Multi-scale habitat overlap in two broad-ranged sympatric Neotropical forest eagles reveals shared environmental space and habitat use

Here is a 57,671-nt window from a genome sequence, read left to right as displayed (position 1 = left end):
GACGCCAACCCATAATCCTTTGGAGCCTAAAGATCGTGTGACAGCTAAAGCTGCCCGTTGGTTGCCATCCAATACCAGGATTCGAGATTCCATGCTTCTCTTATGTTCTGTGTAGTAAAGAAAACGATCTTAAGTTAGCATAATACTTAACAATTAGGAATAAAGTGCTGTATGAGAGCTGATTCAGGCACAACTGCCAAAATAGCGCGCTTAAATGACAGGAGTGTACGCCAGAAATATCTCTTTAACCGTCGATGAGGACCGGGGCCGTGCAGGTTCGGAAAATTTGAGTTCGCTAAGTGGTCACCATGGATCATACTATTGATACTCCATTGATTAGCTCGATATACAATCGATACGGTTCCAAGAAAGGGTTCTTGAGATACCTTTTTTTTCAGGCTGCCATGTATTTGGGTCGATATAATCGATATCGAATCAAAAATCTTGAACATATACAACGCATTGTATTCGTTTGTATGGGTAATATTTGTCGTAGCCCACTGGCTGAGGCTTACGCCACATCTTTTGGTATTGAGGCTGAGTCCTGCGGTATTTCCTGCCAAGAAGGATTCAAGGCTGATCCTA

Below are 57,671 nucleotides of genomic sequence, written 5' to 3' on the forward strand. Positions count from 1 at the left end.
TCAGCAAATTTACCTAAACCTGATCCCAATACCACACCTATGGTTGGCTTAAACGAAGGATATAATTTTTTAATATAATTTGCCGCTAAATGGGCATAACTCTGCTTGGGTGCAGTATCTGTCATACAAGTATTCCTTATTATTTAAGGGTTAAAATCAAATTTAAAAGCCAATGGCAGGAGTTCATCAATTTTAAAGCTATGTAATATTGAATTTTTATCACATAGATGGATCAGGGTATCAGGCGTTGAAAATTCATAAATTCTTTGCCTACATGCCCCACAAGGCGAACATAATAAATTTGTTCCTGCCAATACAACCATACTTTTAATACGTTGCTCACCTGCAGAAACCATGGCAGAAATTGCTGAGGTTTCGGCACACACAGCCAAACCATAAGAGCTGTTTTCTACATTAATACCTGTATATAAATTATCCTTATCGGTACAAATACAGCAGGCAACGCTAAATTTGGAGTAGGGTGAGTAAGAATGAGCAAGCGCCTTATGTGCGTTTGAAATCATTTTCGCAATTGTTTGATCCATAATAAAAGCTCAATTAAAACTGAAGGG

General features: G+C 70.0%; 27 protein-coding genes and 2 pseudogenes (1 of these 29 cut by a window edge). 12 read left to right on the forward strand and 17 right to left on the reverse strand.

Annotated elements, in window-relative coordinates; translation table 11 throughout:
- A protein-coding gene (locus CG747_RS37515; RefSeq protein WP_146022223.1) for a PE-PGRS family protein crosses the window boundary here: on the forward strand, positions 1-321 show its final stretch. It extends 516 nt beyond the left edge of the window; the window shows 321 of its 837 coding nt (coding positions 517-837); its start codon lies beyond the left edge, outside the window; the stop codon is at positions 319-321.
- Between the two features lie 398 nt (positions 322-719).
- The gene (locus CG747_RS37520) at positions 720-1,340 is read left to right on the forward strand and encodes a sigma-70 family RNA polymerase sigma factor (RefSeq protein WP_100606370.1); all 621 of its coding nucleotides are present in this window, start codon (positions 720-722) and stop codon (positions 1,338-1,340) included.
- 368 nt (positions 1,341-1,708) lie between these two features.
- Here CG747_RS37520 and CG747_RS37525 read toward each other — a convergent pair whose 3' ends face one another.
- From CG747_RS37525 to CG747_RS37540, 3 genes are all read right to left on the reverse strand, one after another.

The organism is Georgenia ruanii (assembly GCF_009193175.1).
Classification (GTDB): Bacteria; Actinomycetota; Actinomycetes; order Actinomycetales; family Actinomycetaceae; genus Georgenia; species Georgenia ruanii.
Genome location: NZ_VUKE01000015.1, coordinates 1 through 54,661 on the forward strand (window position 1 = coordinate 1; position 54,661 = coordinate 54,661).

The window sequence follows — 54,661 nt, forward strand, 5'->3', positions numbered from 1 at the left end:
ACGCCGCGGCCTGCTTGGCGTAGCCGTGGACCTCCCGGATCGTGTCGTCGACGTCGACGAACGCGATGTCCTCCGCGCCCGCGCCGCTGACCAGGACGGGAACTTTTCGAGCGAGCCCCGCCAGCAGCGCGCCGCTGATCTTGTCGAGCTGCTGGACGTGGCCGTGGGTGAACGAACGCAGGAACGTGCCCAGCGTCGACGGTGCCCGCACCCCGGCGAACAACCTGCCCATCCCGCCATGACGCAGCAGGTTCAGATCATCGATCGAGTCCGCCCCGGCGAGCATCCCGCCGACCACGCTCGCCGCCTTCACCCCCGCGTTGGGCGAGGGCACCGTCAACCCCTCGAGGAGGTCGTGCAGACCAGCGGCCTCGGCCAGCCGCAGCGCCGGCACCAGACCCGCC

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Quantifying resource partitioning between co-occurring species can provide insight into processes facilitating coexistence by closely-related species, a fundamental question in ecology. We tested whether the habitat requirements of two closely-related Neotropical forest eagles, the Crested Eagle (Morphnus guianensis) and Harpy Eagle (Harpia harpyja), differ at fine and coarse resolutions across their shared geographic range. Using landcover and topographic covariates, we first quantified potential resource overlap using higher resolution (30 arc-sec, ~1-km2 data) generalized linear models (GLMs), and second using coarser-grain (2.5 arc-min, ~4.5-km2 data) environmental ordination to capture the potential effect of scale on habitat overlap. The distribution of both eagles was largely explained by canopy tree species richness and canopy structural complexity, with peak suitability of 60-80 % evergreen forest cover. Both eagles were negatively associated with mosaic forest and cultivated areas. From the GLMs, habitat overlap was > 93% in geographical space but reduced to 73% when considering environmental space, a proxy for resource overlap. From ordination (Principal Component Analysis), resource overlap was 67% in environmental space, with randomization tests supporting equivalent environmental space for both eagles. Our results suggest that at the continental scale, Crested and Harpy Eagles share identical environmental space when quantified at fine and broad scales, with little difference in distribution and habitat use. At the continental scale used here both eagles can co-exist, presumably with sufficient habitat heterogeneity for coexistence when they occur in close proximity. Therefore, further research is required at the local-level to fully capture where coexistence at the local-scale is facilitated more by fine scale habitat selection, or difference in diet between two species with indistinguishable habitat use.
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